If this is in the sense of characters loving aliens? or of characters becoming or being aliens? (which would cover some forms of wingfic, pon farr fic, etc.) -- still a fan.

I love the idea of a human learning his/her way around an alien's body and sexual response. I love the amount of experimenting, talking, questioning that this would require -- "Does this work for you? What happens when I do this?"

I also love the idea that an alien among humans would be craving someone with whom to be honest, someone who could see him as he really was.

Creatures/Aliens rec: Anna S.'s SGA story "An Aesthetic Solitary Thing."



Read more... )
resonant: Brian from The Breakfast Club: Demented and sad, but social (smrt)
The spouse is reading a book about Shakespeare. It claims that Shakespeare must have had an unhappy marriage, because none of his plays are about happy marriages. The spouse scoffs at this. "Nobody wants to see a play that's like their marriage, and nobody wants their marriage to be like a play," he says. "If you're lucky, your marriage is the opposite of dramatic."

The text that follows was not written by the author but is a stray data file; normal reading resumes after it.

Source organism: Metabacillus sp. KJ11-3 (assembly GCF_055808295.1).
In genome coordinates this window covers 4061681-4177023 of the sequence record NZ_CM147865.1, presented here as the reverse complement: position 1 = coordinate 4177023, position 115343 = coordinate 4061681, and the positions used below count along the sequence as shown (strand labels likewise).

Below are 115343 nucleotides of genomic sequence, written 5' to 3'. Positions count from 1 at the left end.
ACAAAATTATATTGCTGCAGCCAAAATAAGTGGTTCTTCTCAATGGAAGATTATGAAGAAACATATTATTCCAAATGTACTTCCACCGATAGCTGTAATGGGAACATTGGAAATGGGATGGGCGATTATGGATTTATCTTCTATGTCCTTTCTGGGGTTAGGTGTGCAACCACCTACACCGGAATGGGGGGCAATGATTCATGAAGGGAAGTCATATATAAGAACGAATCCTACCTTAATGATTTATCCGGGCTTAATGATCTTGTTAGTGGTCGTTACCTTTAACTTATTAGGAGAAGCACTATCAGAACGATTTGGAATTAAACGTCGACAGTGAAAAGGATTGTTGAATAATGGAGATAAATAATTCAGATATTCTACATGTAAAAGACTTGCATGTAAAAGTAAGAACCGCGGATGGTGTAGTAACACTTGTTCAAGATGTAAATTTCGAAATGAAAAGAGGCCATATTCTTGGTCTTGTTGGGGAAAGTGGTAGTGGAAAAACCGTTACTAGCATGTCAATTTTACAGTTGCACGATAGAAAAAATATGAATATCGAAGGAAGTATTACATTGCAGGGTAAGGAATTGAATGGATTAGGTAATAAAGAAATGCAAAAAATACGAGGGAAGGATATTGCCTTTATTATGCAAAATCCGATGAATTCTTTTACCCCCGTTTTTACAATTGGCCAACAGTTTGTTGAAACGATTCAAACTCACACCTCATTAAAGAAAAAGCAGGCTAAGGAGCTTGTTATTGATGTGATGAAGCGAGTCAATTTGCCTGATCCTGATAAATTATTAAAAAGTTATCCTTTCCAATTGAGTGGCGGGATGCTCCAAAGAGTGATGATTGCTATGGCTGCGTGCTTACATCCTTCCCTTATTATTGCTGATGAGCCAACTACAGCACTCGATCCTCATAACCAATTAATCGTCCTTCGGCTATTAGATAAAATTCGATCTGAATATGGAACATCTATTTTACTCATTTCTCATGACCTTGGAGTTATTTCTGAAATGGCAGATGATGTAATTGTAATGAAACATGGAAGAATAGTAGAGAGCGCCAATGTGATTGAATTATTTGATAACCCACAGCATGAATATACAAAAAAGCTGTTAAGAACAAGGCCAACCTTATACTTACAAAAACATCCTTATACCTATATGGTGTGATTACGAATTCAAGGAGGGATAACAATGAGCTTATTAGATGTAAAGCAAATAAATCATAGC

Remember "Moonlighting"? Remember how sexy Maddy and David were as they bickered and maneuvered and claimed not to feel what they were feeling? Remember how fast all that sexy went away as soon as they actually acted on what they felt?

And yet ... And yet. As a person, I like having a relationship that can be measured in decades. As a writer, I like a challenge. And I don't believe that there's no way to write an established relationship except as the grave of a romance or a backdrop for nonromantic derring-do.

You can write a long-term relationship that still has the romantic and sexual tension you need to keep the sex sexy. Not many people do, but you can.

Read more... )
resonant: It feels so good. (So good)
I was thinking today about slash tropes that I love and ones that don't do it for me, the way you do, when suddenly it occurred to me that a whole bunch of the ones I love the best are actually a sort of double cluster around a single zingy center: a gap between intimacy and sex, so that you have one for a time while you yearn for the other one.

Here: Sex first with no intimacy. That would cover:

• Sex pollen/pon farr/accidental aphrodisiac
• Aliens make them do it
• Undercover as gay (well, OK, that's usually just making out without intimacy, but still)
• Marriage of convenience/forced marriage
• Fuckbuddies + secret yearning

I suppose that if I mostly read het, I'd have to add "sleeping together only to conceive a child."